Dollar Broadly Higher on Lingering Trade Worries
The dollar extended gains against a currency basket on Tuesday as U.S. markets re-opened after the Labor Day holiday, with trade tensions and market turmoil in Argentina and Turkey underpinning demand.
The U.S. dollar index, which measures the greenback’s strength against a basket of six major currencies, was up 0.48% to 95.52 by 09:35 AM ET (13:35 GMT), the highest level since August 24.
Demand for the dollar was bolstered by the risk-off mood in markets amid fears over the impact on global growth from the Trump administration’s protectionist trade policies and strains in emerging markets.
U.S. President Donald Trump said last week he was ready to implement tariffs on an additional $200 billion worth of imports from China as soon as Thursday, which would ratchet up the trade row with Beijing.
Meanwhile, trade talks with Canada remained at an impasse after stalling on Friday, with Trump threatening to leave Canada out of a new deal already negotiated with Mexico.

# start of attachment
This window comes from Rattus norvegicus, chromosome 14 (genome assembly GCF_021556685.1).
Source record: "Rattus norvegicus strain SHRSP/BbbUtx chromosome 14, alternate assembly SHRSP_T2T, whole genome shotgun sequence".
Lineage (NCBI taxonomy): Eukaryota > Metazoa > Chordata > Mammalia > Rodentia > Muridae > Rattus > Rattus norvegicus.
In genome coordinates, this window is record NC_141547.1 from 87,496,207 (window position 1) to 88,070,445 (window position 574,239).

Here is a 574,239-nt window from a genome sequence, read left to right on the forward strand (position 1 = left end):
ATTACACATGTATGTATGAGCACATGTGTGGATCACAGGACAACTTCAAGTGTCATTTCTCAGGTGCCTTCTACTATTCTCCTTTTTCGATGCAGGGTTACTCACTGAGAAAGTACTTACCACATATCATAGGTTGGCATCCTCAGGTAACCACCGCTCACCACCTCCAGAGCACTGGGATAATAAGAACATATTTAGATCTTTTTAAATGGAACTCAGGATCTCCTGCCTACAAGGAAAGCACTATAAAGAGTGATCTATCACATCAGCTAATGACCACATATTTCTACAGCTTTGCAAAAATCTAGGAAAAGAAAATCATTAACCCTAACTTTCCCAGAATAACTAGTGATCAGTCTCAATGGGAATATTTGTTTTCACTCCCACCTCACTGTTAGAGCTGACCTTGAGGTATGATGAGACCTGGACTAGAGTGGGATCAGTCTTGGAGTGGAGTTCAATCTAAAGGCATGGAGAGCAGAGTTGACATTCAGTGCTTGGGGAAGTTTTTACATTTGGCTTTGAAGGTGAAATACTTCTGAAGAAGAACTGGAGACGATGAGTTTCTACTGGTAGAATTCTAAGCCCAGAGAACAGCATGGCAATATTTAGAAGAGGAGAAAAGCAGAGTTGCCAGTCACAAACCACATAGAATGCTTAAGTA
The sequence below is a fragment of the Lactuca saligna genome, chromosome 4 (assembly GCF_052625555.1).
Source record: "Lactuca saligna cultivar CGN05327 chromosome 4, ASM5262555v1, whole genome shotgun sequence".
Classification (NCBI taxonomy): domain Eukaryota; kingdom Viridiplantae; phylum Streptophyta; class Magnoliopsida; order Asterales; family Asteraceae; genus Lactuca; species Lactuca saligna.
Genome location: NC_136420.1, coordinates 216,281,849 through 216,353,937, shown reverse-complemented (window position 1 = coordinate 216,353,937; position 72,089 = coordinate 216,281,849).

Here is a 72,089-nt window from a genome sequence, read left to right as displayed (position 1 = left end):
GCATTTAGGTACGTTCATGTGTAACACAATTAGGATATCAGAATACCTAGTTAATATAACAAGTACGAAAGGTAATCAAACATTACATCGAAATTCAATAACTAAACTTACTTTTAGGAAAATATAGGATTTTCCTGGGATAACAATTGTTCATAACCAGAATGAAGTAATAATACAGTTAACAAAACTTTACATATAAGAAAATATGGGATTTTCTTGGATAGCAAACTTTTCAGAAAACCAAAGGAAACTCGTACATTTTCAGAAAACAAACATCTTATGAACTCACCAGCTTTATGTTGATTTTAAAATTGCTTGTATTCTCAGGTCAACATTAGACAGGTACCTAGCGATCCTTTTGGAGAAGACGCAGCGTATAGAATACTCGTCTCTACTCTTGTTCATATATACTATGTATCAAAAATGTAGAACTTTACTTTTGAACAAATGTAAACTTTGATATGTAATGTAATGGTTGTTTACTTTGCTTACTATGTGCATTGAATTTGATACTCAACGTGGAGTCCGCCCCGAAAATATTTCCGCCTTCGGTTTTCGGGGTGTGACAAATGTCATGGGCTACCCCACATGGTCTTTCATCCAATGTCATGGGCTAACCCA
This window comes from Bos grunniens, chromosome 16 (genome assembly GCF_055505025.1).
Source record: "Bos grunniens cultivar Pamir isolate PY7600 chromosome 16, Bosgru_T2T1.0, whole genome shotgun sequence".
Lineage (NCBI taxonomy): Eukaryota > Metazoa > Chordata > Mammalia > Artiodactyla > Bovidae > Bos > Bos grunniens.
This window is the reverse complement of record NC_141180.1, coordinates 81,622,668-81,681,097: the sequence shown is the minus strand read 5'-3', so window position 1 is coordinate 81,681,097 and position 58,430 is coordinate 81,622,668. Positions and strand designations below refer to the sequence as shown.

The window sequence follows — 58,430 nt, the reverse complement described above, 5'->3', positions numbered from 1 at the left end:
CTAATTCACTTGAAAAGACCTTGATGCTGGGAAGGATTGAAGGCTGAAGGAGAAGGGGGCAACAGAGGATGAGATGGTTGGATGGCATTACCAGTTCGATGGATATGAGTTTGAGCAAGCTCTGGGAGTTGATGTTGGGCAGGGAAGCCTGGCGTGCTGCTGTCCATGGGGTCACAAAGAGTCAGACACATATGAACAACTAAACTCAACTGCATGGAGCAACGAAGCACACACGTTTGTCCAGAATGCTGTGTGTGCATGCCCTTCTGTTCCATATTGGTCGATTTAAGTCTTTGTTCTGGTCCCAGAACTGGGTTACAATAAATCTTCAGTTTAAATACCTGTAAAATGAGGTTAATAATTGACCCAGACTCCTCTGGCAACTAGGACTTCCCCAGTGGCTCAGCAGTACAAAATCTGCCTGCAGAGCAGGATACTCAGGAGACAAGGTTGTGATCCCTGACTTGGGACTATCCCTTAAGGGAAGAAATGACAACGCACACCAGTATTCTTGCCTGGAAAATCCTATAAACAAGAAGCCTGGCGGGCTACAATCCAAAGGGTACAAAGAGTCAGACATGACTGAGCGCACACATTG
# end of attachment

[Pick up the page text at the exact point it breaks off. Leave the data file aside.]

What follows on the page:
The dollar was higher against the yen, with USD/JPY rising 0.28% to 111.37.
The euro fell more than half a cent against the firmer dollar, with EUR/USD down 0.57% to 1.1554.
The pound was also pressured lower, with GBP/USD sliding 0.23% to 1.2842 as worries over the prospect of a no-deal Brexit continued to weigh.
In emerging markets, Turkey’s lira was pressured lower amid lingering concerns over the country’s economic and currency crisis.
Data on Monday showed that Turkish inflation surged to a 15-year high in August, indicating that the steep selloff in the lira is driving up consumer prices.
Following the inflation data the country’s central bank indicated that a rate hike could be in the offing at its meeting later this month, but investors remain wary given Turkish President Tayyip Erdogan's firm opposition to high interest rates.
Deteriorating relations between the U.S. and Ankara and worries about Erdogan's increasing control over monetary policy and the economy have seen the lira tumble more than 40% this year.
Argentina’s peso also fell, re-approaching record lows against the dollar as the country’s government scrambled to deal with a fresh economic crisis.
Emerging market currencies have been hard hit by concerns that higher U.S. interest rates will pressure countries that have borrowed heavily in dollars in recent years.